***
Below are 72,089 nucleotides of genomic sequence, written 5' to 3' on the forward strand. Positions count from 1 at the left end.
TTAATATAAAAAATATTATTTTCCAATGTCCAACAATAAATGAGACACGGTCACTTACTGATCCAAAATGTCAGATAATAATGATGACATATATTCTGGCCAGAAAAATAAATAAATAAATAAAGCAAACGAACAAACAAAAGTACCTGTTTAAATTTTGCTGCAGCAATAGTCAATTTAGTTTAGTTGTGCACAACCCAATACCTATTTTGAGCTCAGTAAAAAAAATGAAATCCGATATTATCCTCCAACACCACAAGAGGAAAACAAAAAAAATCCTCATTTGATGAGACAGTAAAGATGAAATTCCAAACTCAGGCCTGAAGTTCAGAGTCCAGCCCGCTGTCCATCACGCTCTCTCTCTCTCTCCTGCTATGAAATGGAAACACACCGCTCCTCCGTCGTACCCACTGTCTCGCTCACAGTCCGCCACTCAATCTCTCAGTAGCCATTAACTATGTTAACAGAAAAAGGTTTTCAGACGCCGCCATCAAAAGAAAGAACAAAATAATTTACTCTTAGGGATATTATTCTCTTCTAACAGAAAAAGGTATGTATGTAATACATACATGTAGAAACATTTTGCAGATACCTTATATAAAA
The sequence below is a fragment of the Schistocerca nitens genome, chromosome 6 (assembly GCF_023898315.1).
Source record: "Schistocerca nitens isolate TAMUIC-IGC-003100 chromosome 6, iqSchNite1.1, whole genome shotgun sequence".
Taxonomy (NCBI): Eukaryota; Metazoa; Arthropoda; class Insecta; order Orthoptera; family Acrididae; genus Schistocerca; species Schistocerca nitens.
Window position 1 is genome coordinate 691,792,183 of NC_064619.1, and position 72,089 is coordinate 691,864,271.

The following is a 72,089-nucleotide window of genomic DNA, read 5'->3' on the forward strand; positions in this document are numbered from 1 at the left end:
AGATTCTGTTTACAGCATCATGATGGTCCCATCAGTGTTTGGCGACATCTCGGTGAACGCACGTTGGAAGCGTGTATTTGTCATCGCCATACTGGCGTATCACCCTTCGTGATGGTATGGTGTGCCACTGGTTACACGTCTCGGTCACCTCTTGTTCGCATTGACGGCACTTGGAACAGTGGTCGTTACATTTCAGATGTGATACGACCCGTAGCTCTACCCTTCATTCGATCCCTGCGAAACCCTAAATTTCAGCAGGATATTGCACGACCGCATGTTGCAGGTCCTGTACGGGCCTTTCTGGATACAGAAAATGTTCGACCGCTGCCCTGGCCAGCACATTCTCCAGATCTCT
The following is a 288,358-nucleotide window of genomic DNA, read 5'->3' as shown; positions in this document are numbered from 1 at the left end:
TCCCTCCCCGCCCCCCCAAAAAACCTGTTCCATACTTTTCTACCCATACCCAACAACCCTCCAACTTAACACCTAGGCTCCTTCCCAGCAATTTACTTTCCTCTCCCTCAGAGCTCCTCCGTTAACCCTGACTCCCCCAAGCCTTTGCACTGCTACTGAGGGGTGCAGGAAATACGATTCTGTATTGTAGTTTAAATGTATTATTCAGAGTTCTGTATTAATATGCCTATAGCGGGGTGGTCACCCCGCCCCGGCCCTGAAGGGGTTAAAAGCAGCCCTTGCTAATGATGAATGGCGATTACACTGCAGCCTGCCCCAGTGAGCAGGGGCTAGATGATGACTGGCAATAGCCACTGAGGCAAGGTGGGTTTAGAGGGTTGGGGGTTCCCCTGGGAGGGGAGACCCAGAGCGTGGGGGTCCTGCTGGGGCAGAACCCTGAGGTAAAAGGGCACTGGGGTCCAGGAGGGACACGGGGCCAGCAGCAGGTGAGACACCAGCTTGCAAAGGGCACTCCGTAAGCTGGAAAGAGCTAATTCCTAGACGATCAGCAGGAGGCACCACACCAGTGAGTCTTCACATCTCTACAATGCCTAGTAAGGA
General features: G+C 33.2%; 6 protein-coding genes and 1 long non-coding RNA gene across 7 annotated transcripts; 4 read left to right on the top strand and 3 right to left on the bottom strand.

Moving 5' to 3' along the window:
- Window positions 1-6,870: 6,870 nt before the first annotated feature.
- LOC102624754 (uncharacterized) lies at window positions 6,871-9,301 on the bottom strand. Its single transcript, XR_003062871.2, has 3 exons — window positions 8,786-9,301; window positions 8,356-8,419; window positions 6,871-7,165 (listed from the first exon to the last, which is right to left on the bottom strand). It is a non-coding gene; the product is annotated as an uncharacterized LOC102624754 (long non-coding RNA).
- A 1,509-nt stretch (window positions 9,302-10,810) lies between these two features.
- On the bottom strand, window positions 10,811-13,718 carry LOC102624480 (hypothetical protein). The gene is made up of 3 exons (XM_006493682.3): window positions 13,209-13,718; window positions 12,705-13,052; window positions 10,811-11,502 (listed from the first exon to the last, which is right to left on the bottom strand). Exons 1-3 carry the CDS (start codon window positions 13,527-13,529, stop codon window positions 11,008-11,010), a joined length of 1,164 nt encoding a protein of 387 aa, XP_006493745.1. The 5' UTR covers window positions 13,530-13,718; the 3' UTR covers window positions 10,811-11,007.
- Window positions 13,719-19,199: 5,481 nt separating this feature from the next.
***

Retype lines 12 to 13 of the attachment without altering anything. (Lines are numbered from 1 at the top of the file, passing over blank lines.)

Moving 5' to 3' along the window:
- Window positions 1-6,870: 6,870 nt before the first annotated feature.